But the timing of the videos served a second, unanticipated purpose: They were released on the heels of the Trump administration’s announcement of funding priorities to combat teenage pregnancy. Under the revised model, programs that focus on abstinence education will be favored with federal grant money.
Advocates for sexual education fear that the losers will be the teenagers the administration is purporting to help.
A form of ‘whiplash’
In 2010, under President Barack Obama, the US Department of Health and Human Services’ Office of Adolescent Health launched the Teen Pregnancy Prevention Program to funnel grant money to programs and innovations proven to help reduce teen pregnancies.
Conservatives have long railed against the program, claiming it’s misguided and ineffective, but with the election of President Donald Trump, it’s come under heavier fire.
In two versions of the federal budget, the Trump administration tried to eliminate the Teen Pregnancy Prevention Program altogether, Rhodes said, but Congress continued to fund it.
Last summer, the administration announced that it would prematurely terminate grant funding for 81 recipient programs, which focused on comprehensive sex ed. The move, which cut the support two years early, inspired a number of lawsuits. Last week, a judge in one of the cases ruled against the administration, deeming the early termination of the funding — which had already been granted — unlawful.
“We are disappointed with the ruling,” Health and Human Services spokeswoman Caitlin Oakley said at the time. “As numerous studies have shown, the Teen Pregnancy Prevention Program is not working. Continuing the program in its current state does a disservice to the youth it serves and to the taxpayers who fund it. Communities deserve better, and we are considering our next steps.”
Meantime, though, teen birth rates have continued to drop to record lows.
“I’m sure everyone is lining up to take credit for the decline,” said Dr. Michael Cackovic, an ob-gyn who specializes in maternal fetal medicine at Ohio State University Wexner Medical Center.
“Religious groups would like to say girls aren’t having sex,” he said. “But the availability of contraception and the availability of long-term contraception are probably the biggest reasons for the historic drop.”
Words that confuse
“Instead of eliminating [the program] completely, they’re rewriting and reimagining what the program will be,” she said. “They’re trying to dismantle it from the inside out.”
Up to $83 million will be available to public and private organizations, according to the latest announcement. In an email Wednesday, Health and Human Services said that the opportunities “are open to a broad field of teen pregnancy prevention organizations and approaches.”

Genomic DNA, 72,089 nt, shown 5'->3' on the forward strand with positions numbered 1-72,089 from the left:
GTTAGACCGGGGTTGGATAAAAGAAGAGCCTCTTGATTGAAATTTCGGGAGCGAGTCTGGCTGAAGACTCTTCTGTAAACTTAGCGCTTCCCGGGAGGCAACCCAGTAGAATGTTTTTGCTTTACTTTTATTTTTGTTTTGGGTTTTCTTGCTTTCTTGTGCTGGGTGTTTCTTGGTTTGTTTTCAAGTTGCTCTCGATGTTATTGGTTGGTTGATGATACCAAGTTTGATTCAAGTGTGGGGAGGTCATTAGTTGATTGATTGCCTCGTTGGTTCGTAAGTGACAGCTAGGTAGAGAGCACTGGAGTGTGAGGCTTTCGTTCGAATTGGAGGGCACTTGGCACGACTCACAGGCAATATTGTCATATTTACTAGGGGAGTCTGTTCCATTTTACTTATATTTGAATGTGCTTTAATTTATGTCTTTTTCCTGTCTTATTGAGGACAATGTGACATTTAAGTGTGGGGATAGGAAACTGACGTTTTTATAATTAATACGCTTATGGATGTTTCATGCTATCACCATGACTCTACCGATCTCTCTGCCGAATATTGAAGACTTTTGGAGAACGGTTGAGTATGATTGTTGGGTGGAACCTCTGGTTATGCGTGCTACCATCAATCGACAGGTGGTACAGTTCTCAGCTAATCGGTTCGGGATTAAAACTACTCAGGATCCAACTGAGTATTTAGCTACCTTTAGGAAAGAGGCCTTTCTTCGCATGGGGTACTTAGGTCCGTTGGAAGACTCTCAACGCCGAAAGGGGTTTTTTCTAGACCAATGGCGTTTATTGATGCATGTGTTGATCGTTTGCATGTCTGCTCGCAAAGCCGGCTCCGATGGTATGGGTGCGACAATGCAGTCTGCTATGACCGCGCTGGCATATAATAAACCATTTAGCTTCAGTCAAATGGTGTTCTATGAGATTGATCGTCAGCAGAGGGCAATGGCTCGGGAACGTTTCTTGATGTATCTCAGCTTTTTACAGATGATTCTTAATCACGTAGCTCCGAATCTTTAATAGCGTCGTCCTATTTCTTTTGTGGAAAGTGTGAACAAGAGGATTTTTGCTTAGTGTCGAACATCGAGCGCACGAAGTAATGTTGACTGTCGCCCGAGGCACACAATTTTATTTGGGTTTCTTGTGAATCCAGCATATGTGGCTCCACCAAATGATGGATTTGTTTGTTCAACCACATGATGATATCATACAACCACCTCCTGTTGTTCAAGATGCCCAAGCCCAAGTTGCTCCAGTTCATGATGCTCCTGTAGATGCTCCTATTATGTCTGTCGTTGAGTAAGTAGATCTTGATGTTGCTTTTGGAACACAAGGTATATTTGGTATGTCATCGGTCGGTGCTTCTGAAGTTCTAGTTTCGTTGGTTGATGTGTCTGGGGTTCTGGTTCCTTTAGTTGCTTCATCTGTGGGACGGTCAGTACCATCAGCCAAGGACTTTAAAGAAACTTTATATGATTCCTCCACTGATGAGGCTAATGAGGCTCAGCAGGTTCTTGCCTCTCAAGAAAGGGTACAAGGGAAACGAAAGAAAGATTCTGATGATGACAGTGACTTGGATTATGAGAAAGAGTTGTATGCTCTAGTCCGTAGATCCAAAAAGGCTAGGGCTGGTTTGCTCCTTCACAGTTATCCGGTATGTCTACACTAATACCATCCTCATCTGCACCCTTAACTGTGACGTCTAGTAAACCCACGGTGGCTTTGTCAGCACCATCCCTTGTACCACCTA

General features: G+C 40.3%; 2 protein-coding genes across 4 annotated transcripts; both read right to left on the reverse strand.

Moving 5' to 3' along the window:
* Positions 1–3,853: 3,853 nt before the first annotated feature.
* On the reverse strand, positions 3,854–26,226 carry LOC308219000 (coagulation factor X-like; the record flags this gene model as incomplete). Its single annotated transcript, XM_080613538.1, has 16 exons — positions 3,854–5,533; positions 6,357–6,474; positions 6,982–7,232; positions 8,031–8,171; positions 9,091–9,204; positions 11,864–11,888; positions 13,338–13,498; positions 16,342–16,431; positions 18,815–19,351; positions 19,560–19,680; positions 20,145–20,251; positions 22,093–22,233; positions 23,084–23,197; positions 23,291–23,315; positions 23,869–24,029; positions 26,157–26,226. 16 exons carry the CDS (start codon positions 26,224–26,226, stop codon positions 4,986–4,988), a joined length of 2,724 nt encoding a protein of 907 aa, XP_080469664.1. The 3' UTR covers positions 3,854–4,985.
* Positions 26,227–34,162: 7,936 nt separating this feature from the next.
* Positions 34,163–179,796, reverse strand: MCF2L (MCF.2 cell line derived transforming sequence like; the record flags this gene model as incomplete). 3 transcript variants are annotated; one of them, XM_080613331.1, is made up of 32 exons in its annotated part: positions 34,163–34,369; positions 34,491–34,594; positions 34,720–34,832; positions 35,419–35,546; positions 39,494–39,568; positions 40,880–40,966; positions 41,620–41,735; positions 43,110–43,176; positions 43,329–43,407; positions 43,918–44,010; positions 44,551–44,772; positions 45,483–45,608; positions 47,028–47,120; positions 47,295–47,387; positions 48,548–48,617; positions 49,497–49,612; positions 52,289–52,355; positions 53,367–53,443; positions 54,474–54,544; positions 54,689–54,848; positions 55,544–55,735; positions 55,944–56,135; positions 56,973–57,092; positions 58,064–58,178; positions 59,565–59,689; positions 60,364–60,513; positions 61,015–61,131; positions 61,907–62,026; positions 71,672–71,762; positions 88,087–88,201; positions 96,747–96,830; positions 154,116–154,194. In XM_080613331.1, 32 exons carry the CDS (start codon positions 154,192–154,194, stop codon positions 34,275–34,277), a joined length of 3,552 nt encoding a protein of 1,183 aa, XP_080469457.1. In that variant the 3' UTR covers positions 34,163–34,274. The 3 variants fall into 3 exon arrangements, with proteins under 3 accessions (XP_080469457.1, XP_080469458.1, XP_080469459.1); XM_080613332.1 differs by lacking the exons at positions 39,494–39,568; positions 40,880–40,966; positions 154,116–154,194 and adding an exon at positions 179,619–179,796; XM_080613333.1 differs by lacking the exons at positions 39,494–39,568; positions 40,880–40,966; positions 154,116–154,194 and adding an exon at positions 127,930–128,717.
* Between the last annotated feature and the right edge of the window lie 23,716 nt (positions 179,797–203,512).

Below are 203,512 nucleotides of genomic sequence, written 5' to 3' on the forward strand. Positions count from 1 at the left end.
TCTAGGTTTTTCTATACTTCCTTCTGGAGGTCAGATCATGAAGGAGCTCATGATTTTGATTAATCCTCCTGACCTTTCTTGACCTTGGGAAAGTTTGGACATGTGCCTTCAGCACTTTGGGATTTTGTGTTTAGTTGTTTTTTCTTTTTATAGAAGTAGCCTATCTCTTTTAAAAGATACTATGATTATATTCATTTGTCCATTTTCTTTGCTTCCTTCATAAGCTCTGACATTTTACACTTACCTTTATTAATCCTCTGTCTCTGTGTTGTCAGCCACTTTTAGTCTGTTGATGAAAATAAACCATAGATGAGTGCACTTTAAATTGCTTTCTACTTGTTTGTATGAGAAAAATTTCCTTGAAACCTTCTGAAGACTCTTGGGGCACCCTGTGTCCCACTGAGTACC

In addition to emphasizing a delay in sexual activity, there’s a call for “sexual risk reduction,” which includes the cessation of sexual activity among teens who’ve become sexually active.
Boyer suggests that this terminology about risk reduction and avoidance is both confusing and dangerous. These phrases are commonly used in public health prevention strategies for risk-taking behaviors like illicit drug use or cigarette smoking, she wrote.
“But sexual activity is not like many other risky behaviors, which can be prevented altogether. By contrast, sexual activity is a natural and healthy part of being human,” she said. “By withholding life-saving sexual health information and skills, abstinence-only programs do nothing to prepare young people for when they will become sexually active and systematically ignore the needs of those who are already sexually active.”
What young people want
It was a high school teacher who recognized the needs of Sadie Hernandez, now 23, and her classmates. The teacher secretly showed them the Planned Parenthood website so they could learn about contraception. Making herself available to her students to answer questions was something the teacher did on the sly, out of fear of repercussions from administrators.
Hernandez, who grew up in Brownsville, Texas, remains grateful that an adult took a risk to talk to her and her peers. She went on to become an activist in reproductive health work. Today, she lives in Austin and works as a digital organizer for Planned Parenthood.
She was also one of the youth activists who appeared Monday on the Advocates for Youth Facebook page, where she addressed those who are sexually active and discussed ways to avoid risks, including unwanted pregnancies and unhealthy relationships.
When she rattled off types of contraception that are out there, she gave a “shout out to the Depo shot,” or Depo-Provera, a birth-control injection administered every three months. “That’s what I use. I love it.”
She also cautioned viewers to take control of their own sexual health and to not do anything they don’t want to do.
It’s this sort of candor that young people want and need, Hernandez said Tuesday. She’s met too many people who have medically incorrect information, which is why the Trump administration’s efforts concern her.
“I honestly think it’s a misuse of taxpayer money,” she said. “Abstinence-only education demonizes sexual activity and makes young people afraid to go out and ask for help.”
For that reason, she and her peers will keep talking.
News credit : Cnn